The Repoliticization of Urban Spaces in 80s and 90s Europe (Seminar)


Comparative Literature / Interdisciplinary Humanities

Luca Zamparini (Graduate Center, CUNY)

Dario Marcucci (Graduate Center, CUNY)

In the late 70s, the protraction of the Cold War’s tensions and the shift from Fordism towards neoliberal economics reshaped the political and public sphere within the Western block. The traditional spaces of politics lost their pivotal role, resulting in what was perceived as a general crisis of militant politics. In a 2011 interview with Justice spatiale | Spatial Justice, rereading Henri Lefebvre, David Harvey posited that this perception stemmed from the inability of the Left to include the urban dimension in its analytical framework. This panel aims at reframing and expanding the academic discourse around this urban dimension by focusing on the urban spaces that acquired political significance in Europe during the consolidation of neoliberalism (1980s and 1990s). We are interested in papers exploring the political dimension and social function of all the urban spaces, from stadiums to schools, from clubs to churches, from theaters to shopping malls.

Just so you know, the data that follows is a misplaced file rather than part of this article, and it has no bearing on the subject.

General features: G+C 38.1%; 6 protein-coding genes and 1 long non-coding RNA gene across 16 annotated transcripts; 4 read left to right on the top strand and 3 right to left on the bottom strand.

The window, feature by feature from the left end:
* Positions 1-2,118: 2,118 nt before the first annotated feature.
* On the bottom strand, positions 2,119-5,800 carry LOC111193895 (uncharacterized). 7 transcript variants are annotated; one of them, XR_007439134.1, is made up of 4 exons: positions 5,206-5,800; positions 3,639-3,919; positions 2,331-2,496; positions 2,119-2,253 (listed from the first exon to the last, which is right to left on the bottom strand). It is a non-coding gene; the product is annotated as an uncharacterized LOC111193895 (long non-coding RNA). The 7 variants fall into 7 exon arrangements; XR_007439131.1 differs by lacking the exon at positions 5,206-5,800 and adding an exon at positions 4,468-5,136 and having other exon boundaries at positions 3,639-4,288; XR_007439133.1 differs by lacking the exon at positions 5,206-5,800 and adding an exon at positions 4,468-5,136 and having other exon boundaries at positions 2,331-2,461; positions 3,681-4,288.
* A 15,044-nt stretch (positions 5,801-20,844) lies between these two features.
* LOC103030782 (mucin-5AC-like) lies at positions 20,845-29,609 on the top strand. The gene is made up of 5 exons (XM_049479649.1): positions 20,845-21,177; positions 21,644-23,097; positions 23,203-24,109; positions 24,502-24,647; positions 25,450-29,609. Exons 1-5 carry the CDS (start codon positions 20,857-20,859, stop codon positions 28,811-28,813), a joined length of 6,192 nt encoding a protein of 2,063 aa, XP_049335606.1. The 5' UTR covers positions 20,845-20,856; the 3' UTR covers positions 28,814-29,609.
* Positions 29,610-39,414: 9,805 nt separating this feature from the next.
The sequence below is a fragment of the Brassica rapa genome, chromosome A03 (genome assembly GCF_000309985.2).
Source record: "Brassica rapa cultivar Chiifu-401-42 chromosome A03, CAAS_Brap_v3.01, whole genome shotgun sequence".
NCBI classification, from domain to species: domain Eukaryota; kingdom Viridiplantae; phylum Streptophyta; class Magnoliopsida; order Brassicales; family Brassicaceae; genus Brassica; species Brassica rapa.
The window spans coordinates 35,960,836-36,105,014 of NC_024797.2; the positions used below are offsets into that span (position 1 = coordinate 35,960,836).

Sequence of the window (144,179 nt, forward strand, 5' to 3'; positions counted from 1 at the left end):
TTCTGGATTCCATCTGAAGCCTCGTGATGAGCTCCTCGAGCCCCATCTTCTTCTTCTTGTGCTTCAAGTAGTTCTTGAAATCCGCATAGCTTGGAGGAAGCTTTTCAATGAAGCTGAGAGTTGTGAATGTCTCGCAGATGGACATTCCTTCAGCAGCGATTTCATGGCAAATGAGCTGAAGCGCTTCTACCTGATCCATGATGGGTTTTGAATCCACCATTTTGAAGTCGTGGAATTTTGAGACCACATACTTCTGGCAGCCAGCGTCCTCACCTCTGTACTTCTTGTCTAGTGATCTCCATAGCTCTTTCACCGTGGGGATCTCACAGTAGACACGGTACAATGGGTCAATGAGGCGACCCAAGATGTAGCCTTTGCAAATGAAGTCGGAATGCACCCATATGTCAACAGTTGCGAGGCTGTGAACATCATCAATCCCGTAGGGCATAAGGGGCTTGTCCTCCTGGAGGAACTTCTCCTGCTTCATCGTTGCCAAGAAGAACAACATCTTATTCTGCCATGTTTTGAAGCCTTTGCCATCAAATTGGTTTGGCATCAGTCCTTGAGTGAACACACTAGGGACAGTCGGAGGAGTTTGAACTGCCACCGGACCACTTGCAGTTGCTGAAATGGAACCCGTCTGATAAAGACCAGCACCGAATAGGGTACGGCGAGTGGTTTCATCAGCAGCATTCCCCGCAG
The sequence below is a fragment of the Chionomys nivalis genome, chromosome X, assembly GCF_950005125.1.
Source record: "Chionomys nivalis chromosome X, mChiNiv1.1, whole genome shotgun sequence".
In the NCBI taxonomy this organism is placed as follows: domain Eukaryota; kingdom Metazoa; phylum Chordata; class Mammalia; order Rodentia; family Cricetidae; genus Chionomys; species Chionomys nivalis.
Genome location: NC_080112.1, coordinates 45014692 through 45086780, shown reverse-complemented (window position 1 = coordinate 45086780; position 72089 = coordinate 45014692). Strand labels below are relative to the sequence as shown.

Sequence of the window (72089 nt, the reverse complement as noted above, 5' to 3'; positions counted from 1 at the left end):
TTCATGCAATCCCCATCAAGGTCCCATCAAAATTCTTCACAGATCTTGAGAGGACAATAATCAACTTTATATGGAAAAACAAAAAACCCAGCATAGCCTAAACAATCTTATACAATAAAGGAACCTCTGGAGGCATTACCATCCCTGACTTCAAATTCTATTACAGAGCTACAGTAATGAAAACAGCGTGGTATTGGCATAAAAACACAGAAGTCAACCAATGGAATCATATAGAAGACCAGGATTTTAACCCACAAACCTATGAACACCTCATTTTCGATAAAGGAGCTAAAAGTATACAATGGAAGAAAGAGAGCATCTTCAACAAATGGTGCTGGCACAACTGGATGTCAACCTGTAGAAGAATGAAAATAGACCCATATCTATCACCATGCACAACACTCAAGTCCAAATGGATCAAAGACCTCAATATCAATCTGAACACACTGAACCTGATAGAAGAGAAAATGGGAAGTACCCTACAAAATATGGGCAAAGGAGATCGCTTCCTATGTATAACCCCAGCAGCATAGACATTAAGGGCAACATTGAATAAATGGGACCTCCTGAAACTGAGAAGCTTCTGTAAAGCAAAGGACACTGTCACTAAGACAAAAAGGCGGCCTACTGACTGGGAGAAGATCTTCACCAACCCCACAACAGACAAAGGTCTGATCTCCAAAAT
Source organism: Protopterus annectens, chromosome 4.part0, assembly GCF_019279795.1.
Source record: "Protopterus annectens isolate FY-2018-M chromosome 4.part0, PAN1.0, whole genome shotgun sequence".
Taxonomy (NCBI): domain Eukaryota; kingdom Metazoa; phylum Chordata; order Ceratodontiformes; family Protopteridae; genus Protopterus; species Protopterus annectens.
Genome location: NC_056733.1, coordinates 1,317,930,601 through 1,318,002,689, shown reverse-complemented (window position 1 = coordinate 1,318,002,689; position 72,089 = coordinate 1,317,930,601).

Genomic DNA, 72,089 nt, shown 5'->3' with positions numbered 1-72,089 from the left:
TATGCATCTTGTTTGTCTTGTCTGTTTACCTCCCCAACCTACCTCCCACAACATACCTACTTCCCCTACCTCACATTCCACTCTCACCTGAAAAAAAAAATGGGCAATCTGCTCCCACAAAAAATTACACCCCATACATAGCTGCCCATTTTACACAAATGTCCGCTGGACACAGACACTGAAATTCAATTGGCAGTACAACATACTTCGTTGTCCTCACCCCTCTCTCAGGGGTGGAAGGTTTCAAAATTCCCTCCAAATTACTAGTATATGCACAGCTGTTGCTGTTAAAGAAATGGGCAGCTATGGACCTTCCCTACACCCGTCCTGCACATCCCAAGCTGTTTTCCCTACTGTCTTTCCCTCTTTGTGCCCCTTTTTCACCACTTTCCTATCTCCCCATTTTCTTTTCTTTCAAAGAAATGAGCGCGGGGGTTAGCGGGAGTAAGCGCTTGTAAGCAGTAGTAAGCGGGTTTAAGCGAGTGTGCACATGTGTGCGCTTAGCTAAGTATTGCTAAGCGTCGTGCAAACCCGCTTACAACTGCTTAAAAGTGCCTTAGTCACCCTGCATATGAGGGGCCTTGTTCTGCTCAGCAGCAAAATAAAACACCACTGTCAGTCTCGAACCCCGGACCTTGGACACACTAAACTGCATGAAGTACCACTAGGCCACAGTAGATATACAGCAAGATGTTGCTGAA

We welcome abstracts from scholars working in a variety of fields, including (but not limited to): history, cultural studies, film and media studies, comparative literature, geography, and urban studies. Possible areas of inquire are:

· The politics of the hooligan subculture and its representation in literature, films, and other media.

· Places and spaces of youth subcultures.

· The restructuring of mainstream and alternative film consumption.

· Political activism in schools and universities.

· The politics of squatting.

· Shopping malls and the reconfiguration of capitalist practices.

For more information, please email Luca Zamparini (CUNY Graduate Center; Brooklyn College) lzamparini@gradcenter.cuny.edu or Dario Marcucci (CUNY Graduate Center; Hunter College) dmarcucci@gradcenter.cuny.edu.

This panel aims at reframing and expanding the academic discourse around the urban spaces that acquired political significance in Europe during the consolidation of neoliberalism (1980s and 1990s). We are interested in papers exploring the political dimension and social function of all the urban spaces, from stadiums to schools, from clubs to churches, from theaters to shopping malls.